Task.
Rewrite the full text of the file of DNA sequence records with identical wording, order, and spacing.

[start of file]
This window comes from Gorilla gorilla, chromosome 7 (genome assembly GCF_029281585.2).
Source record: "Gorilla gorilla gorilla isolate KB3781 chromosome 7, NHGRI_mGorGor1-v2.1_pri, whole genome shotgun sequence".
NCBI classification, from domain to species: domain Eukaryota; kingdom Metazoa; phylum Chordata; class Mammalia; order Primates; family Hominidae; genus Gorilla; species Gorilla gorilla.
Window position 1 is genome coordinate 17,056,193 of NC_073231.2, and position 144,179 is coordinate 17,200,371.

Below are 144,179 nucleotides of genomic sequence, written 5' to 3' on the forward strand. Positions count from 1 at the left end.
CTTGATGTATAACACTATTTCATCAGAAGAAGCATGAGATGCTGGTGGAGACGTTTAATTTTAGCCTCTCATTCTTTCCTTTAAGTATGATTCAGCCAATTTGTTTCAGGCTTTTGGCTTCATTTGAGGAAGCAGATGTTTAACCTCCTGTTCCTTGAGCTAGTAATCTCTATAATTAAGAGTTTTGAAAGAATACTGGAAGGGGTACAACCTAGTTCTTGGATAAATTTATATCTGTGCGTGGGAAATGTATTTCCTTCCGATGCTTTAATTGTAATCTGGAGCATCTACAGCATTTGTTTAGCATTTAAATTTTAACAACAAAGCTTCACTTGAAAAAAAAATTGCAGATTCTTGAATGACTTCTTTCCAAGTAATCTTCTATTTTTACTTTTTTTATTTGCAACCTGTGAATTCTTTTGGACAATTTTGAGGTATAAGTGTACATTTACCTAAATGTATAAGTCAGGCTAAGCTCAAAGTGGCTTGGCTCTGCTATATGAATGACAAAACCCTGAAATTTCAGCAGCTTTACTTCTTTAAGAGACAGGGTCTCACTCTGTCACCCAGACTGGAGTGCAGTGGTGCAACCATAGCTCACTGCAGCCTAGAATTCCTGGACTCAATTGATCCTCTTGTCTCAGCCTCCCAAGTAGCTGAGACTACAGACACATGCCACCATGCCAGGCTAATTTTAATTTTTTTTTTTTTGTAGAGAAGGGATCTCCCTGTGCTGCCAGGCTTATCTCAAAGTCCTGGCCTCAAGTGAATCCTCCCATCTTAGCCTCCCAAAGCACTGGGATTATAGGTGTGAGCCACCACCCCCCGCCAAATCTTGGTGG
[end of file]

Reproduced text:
This window comes from Gorilla gorilla, chromosome 7 (genome assembly GCF_029281585.2).
Source record: "Gorilla gorilla gorilla isolate KB3781 chromosome 7, NHGRI_mGorGor1-v2.1_pri, whole genome shotgun sequence".
NCBI classification, from domain to species: domain Eukaryota; kingdom Metazoa; phylum Chordata; class Mammalia; order Primates; family Hominidae; genus Gorilla; species Gorilla gorilla.
Window position 1 is genome coordinate 17,056,193 of NC_073231.2, and position 144,179 is coordinate 17,200,371.

Below are 144,179 nucleotides of genomic sequence, written 5' to 3' on the forward strand. Positions count from 1 at the left end.
CTTGATGTATAACACTATTTCATCAGAAGAAGCATGAGATGCTGGTGGAGACGTTTAATTTTAGCCTCTCATTCTTTCCTTTAAGTATGATTCAGCCAATTTGTTTCAGGCTTTTGGCTTCATTTGAGGAAGCAGATGTTTAACCTCCTGTTCCTTGAGCTAGTAATCTCTATAATTAAGAGTTTTGAAAGAATACTGGAAGGGGTACAACCTAGTTCTTGGATAAATTTATATCTGTGCGTGGGAAATGTATTTCCTTCCGATGCTTTAATTGTAATCTGGAGCATCTACAGCATTTGTTTAGCATTTAAATTTTAACAACAAAGCTTCACTTGAAAAAAAAATTGCAGATTCTTGAATGACTTCTTTCCAAGTAATCTTCTATTTTTACTTTTTTTATTTGCAACCTGTGAATTCTTTTGGACAATTTTGAGGTATAAGTGTACATTTACCTAAATGTATAAGTCAGGCTAAGCTCAAAGTGGCTTGGCTCTGCTATATGAATGACAAAACCCTGAAATTTCAGCAGCTTTACTTCTTTAAGAGACAGGGTCTCACTCTGTCACCCAGACTGGAGTGCAGTGGTGCAACCATAGCTCACTGCAGCCTAGAATTCCTGGACTCAATTGATCCTCTTGTCTCAGCCTCCCAAGTAGCTGAGACTACAGACACATGCCACCATGCCAGGCTAATTTTAATTTTTTTTTTTTTGTAGAGAAGGGATCTCCCTGTGCTGCCAGGCTTATCTCAAAGTCCTGGCCTCAAGTGAATCCTCCCATCTTAGCCTCCCAAAGCACTGGGATTATAGGTGTGAGCCACCACCCCCCGCCAAATCTTGGTGG